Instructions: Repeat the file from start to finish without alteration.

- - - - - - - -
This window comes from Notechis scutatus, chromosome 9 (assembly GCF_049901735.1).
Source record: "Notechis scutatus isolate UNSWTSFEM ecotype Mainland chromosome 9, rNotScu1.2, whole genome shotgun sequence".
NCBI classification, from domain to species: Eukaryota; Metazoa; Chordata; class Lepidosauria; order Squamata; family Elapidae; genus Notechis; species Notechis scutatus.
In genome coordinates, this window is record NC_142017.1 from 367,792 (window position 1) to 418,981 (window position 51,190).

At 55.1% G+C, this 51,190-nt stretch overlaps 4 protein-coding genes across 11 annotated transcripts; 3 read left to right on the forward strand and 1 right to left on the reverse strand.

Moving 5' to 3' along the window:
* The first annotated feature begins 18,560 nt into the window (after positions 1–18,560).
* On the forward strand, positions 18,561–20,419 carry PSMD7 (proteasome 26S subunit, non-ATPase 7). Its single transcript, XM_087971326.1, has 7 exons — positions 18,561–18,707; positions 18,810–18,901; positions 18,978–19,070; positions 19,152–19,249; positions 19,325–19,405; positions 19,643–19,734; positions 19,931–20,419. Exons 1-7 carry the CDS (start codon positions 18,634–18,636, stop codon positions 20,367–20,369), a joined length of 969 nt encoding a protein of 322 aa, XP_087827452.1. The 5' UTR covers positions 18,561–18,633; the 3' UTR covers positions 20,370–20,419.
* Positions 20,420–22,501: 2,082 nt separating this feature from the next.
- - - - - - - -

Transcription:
This window comes from Notechis scutatus, chromosome 9 (assembly GCF_049901735.1).
Source record: "Notechis scutatus isolate UNSWTSFEM ecotype Mainland chromosome 9, rNotScu1.2, whole genome shotgun sequence".
NCBI classification, from domain to species: Eukaryota; Metazoa; Chordata; class Lepidosauria; order Squamata; family Elapidae; genus Notechis; species Notechis scutatus.
In genome coordinates, this window is record NC_142017.1 from 367,792 (window position 1) to 418,981 (window position 51,190).

At 55.1% G+C, this 51,190-nt stretch overlaps 4 protein-coding genes across 11 annotated transcripts; 3 read left to right on the forward strand and 1 right to left on the reverse strand.

Moving 5' to 3' along the window:
* The first annotated feature begins 18,560 nt into the window (after positions 1–18,560).
* On the forward strand, positions 18,561–20,419 carry PSMD7 (proteasome 26S subunit, non-ATPase 7). Its single transcript, XM_087971326.1, has 7 exons — positions 18,561–18,707; positions 18,810–18,901; positions 18,978–19,070; positions 19,152–19,249; positions 19,325–19,405; positions 19,643–19,734; positions 19,931–20,419. Exons 1-7 carry the CDS (start codon positions 18,634–18,636, stop codon positions 20,367–20,369), a joined length of 969 nt encoding a protein of 322 aa, XP_087827452.1. The 5' UTR covers positions 18,561–18,633; the 3' UTR covers positions 20,370–20,419.
* Positions 20,420–22,501: 2,082 nt separating this feature from the next.